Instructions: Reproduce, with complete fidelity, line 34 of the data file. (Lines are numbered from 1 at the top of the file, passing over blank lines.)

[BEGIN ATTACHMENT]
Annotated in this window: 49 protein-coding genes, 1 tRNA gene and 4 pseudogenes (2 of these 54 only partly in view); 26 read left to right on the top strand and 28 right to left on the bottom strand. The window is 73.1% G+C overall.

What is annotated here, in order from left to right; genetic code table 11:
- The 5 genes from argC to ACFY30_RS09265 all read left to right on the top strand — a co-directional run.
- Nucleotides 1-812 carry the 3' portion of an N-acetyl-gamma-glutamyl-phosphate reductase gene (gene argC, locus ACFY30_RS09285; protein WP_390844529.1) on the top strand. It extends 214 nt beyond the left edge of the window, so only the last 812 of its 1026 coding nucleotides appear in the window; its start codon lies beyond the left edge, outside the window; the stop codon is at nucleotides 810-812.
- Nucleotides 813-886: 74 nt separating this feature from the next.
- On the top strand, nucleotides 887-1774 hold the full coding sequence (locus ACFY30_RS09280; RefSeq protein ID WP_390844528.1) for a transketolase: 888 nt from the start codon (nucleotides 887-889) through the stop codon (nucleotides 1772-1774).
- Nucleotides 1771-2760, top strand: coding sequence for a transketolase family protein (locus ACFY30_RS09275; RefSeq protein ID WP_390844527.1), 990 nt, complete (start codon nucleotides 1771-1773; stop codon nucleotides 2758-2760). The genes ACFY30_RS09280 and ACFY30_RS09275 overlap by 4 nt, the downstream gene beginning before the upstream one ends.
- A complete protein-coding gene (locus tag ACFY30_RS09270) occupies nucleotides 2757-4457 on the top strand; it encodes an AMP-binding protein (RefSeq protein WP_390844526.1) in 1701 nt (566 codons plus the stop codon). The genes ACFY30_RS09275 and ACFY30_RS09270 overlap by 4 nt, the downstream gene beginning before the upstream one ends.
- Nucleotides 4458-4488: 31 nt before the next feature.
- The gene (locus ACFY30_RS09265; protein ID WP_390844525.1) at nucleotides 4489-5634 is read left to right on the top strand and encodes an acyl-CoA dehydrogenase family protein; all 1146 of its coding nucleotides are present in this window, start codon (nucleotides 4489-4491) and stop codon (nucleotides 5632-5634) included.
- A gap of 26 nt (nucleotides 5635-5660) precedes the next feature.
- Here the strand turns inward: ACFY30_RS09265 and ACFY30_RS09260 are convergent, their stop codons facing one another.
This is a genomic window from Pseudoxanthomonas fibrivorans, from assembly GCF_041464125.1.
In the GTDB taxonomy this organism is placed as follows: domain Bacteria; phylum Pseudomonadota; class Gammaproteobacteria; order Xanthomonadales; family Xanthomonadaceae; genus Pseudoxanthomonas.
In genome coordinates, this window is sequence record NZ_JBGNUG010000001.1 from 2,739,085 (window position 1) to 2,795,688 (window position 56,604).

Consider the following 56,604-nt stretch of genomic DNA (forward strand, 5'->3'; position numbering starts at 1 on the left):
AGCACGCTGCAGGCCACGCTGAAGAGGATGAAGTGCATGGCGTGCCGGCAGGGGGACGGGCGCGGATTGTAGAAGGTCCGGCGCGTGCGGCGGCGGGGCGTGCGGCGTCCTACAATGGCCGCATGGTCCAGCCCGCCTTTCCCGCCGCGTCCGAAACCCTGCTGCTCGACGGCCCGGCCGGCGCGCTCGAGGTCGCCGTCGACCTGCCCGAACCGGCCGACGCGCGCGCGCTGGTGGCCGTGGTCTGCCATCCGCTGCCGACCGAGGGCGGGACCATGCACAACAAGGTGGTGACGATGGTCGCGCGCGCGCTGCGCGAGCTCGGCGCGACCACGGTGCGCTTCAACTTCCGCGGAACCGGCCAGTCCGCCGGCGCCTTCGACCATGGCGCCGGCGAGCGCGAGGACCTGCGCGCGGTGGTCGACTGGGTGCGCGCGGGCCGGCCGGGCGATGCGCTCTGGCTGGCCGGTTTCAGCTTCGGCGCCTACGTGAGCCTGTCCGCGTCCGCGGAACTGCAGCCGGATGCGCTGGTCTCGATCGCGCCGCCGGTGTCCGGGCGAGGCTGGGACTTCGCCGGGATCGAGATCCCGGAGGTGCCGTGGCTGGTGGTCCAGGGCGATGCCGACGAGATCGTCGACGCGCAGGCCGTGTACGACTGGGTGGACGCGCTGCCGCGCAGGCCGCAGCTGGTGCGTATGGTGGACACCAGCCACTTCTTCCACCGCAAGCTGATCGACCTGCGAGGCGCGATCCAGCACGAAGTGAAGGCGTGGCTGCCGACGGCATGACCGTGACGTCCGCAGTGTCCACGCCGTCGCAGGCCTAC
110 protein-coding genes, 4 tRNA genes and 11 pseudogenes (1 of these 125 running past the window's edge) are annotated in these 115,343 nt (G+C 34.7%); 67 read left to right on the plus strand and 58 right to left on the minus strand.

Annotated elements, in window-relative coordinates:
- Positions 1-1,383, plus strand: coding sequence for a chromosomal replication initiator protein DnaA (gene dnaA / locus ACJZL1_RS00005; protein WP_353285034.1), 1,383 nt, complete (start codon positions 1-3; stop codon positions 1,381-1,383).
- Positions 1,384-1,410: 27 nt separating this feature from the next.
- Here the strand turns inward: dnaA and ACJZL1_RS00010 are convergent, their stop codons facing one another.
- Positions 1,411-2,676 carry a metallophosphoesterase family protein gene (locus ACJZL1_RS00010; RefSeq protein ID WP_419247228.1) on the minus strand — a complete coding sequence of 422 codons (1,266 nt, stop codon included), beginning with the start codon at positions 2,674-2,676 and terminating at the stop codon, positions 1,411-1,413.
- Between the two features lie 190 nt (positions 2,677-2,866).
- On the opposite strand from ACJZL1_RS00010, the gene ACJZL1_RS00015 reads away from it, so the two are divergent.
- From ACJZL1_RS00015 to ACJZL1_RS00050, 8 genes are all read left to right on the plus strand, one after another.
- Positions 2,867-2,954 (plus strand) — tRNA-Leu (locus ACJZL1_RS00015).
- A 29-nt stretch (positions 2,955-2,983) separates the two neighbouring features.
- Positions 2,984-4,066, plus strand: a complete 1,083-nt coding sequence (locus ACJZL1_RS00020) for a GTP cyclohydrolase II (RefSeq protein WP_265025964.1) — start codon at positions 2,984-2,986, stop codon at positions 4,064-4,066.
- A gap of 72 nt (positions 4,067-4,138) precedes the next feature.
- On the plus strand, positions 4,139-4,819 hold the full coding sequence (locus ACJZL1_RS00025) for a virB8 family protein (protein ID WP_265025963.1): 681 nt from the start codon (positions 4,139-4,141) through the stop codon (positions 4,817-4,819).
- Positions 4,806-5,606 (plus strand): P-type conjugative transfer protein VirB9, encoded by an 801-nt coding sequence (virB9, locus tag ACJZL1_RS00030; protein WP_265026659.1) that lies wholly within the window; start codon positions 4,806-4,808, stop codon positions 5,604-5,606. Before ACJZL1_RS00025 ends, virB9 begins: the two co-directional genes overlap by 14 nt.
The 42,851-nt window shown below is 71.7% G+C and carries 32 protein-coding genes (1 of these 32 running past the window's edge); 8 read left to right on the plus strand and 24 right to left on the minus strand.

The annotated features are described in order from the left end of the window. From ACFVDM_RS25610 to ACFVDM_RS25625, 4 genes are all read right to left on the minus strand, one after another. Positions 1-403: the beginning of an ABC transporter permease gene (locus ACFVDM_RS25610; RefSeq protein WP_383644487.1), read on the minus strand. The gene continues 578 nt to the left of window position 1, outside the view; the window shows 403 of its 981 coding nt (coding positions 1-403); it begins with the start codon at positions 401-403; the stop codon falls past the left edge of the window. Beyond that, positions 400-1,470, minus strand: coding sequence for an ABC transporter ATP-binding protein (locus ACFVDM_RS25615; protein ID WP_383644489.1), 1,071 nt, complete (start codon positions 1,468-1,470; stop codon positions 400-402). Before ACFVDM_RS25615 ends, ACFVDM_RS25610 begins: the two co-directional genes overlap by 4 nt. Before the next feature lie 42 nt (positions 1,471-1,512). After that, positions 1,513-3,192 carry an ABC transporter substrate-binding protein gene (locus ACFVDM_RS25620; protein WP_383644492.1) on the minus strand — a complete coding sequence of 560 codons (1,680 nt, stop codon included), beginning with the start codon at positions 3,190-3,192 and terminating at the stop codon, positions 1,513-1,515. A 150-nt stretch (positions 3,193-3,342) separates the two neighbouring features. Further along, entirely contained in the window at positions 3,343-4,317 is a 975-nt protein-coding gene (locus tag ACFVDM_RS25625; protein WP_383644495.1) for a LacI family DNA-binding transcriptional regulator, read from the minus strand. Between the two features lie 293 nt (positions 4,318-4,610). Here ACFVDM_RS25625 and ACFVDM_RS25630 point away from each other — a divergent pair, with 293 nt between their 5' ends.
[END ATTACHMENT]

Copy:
The annotated features are described in order from the left end of the window. From ACFVDM_RS25610 to ACFVDM_RS25625, 4 genes are all read right to left on the minus strand, one after another. Positions 1-403: the beginning of an ABC transporter permease gene (locus ACFVDM_RS25610; RefSeq protein WP_383644487.1), read on the minus strand. The gene continues 578 nt to the left of window position 1, outside the view; the window shows 403 of its 981 coding nt (coding positions 1-403); it begins with the start codon at positions 401-403; the stop codon falls past the left edge of the window. Beyond that, positions 400-1,470, minus strand: coding sequence for an ABC transporter ATP-binding protein (locus ACFVDM_RS25615; protein ID WP_383644489.1), 1,071 nt, complete (start codon positions 1,468-1,470; stop codon positions 400-402). Before ACFVDM_RS25615 ends, ACFVDM_RS25610 begins: the two co-directional genes overlap by 4 nt. Before the next feature lie 42 nt (positions 1,471-1,512). After that, positions 1,513-3,192 carry an ABC transporter substrate-binding protein gene (locus ACFVDM_RS25620; protein WP_383644492.1) on the minus strand — a complete coding sequence of 560 codons (1,680 nt, stop codon included), beginning with the start codon at positions 3,190-3,192 and terminating at the stop codon, positions 1,513-1,515. A 150-nt stretch (positions 3,193-3,342) separates the two neighbouring features. Further along, entirely contained in the window at positions 3,343-4,317 is a 975-nt protein-coding gene (locus tag ACFVDM_RS25625; protein WP_383644495.1) for a LacI family DNA-binding transcriptional regulator, read from the minus strand. Between the two features lie 293 nt (positions 4,318-4,610). Here ACFVDM_RS25625 and ACFVDM_RS25630 point away from each other — a divergent pair, with 293 nt between their 5' ends.